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Since QGIS 2.16, just export from the print composer. By default, it will be a GeoPDF. https://qgis.org/en/site/forusers/visualchangelog216/index.html#feature-georeference-outputs-eg-pdf-from-composer


1

Pulling an uncompressed and untiled geotiff (even a small one like 128Mb) is going to be slow. You should process the GeoTiff using the advice in GeoServer on Steroids (video) or Paul Ramsey's GeoTiff Compression for Dummies. This will probably make your tiff small enough that the network transport cost doesn't overwhelm your reading time.


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If you are using the internal GeoWebcache then you simply need the WMTS capabilities document which is linked from the front page of GeoServer. Inside that document you will find the templates you need as ResourceURLs: <ResourceURL format="image/png" resourceType="tile" template="http://localhost:8080/geoserver/gwc/service/wmts/rest/nurc:Pk50095/{style}...


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When you use the -a_srs flag you are telling GDAL that you know that the projection of the raster is the following epsg code (in your case EPSG:4326) but that is not the projection of your raster (grid_mapping=Lambert_Conformal). There isn't enough information encoded in the raster to tell us what the actual projection is but you should be able to find it ...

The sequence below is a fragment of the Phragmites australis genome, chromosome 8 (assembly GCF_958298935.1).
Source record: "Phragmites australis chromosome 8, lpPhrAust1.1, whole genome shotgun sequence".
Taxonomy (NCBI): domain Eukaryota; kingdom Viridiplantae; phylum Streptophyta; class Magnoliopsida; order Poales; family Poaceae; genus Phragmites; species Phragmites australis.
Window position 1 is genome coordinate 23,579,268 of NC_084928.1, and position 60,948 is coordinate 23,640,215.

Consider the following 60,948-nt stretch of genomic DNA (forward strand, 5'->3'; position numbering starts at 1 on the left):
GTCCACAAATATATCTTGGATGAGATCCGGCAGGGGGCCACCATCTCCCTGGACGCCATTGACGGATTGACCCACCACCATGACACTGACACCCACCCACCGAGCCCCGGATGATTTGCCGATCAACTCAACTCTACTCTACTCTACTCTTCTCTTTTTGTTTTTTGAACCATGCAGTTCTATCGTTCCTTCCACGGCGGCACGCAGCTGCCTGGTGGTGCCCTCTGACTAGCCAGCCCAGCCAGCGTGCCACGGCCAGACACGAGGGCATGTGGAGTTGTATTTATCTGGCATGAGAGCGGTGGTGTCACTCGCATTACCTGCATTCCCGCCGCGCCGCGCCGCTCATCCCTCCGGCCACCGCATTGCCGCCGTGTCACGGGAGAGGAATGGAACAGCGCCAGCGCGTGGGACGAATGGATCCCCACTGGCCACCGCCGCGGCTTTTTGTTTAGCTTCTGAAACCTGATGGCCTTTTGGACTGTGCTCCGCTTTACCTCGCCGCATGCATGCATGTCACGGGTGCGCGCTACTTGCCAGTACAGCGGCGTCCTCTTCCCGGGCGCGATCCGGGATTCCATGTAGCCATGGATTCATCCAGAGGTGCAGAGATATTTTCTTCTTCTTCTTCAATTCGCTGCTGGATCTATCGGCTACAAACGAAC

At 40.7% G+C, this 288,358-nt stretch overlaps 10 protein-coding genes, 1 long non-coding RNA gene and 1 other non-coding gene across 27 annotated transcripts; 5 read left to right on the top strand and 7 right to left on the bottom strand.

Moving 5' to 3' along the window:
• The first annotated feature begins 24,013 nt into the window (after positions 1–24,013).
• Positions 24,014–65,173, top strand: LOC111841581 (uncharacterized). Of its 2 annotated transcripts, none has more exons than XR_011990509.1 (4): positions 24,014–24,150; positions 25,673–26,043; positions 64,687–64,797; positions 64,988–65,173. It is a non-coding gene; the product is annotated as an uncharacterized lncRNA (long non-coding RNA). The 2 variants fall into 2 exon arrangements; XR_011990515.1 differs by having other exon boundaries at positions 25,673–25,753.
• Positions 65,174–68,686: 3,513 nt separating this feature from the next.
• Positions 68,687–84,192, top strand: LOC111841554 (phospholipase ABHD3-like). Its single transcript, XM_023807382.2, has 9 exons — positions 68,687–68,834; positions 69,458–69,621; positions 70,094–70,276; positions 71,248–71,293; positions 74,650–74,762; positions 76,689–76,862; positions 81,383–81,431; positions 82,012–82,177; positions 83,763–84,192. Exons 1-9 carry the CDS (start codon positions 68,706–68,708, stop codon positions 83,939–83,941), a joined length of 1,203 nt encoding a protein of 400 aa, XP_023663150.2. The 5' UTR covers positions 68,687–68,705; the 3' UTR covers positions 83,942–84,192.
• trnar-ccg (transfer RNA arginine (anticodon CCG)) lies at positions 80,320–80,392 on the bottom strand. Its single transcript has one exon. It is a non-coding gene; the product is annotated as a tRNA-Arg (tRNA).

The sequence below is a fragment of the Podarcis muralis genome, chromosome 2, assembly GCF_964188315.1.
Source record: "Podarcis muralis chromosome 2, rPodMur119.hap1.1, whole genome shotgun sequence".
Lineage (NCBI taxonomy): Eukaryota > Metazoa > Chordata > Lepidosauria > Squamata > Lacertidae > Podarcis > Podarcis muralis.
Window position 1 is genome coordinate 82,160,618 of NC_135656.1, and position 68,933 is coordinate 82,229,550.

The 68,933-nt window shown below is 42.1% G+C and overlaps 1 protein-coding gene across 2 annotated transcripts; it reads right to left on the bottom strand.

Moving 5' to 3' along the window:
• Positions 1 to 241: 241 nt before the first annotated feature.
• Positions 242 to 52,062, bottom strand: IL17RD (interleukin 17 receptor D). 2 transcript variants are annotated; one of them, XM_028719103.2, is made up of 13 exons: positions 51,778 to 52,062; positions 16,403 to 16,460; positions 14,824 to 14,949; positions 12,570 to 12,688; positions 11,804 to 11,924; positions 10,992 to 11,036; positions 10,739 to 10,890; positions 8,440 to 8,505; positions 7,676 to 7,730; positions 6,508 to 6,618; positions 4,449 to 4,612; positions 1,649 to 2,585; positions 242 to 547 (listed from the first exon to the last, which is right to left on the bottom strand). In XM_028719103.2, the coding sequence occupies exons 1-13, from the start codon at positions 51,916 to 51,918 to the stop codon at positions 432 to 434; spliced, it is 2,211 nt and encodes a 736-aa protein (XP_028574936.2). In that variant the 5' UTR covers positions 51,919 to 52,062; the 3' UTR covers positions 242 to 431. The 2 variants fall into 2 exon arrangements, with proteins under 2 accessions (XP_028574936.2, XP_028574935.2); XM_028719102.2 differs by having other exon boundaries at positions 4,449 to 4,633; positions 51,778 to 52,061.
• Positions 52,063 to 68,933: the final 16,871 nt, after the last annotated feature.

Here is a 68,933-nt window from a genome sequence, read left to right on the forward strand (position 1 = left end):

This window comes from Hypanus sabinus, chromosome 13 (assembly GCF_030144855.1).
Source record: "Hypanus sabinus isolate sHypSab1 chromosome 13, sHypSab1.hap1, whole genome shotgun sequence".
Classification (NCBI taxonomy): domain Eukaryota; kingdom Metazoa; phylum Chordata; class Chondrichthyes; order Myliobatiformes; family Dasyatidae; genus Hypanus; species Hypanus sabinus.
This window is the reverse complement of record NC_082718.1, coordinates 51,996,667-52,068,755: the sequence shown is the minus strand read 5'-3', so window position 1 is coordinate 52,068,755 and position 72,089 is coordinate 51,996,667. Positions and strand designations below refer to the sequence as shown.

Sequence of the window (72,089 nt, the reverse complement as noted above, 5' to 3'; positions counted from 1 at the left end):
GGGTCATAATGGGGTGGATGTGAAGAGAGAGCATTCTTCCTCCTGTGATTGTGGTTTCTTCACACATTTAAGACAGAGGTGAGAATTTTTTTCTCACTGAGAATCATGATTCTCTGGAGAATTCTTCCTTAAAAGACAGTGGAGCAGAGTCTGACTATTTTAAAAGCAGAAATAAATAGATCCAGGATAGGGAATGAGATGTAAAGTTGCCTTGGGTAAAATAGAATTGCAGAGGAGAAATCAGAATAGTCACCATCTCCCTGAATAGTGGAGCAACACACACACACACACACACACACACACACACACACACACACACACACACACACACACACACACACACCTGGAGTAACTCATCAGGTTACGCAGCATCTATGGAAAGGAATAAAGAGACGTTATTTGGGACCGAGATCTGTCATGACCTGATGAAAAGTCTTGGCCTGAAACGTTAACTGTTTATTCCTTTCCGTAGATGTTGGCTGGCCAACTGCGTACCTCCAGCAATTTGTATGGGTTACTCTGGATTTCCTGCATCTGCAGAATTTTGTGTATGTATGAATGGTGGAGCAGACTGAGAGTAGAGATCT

3

The WriteArray() method has two useful optional arguments to accomplish this: xoff: specifies the offset on the x axis. yoff: specifies the offset on the y axis. This means that it will write a 2D array (this is very important) to the band, starting from the specified offsets (which are 0 by default). This is very useful because you don't have to read the ...


1

The blocky noise around the borders looks like the image was compressed with a lossy method. The lossy compression is especially hard on sharp boundaries and white spaces, introducing slight color variations that ArcGIS isn't seeing as white when you tell it to remove the white background. Ensure that both your TIFF and the pyramids are compressed with a ...


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The default workspace in geoserver was changed so it didnot work. Setting geonode as default workspace solved the issue.


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Figured it out by further configuring the REST interface. Create the coverage store from the server-resident file (which automatically creates a coverage as well). system(paste('curl -f -k -u admin:geoserver -XPUT -H "Content-type: text/plain" -d "/usr/share/geoserver/data/data/myworkspace/myraster.tif" "http:// my_mv_ip/geoserver/rest/workspaces/...


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You probably need to set the projection (that's what the error message is saying). Try creating a .prj file to go with the .tif and .tfw files if you already know the projection. http://epsg.io will be able to show you what goes in it. Alternatively, when saving out of QGis be sure to make sure that there is a CRS set for your layer.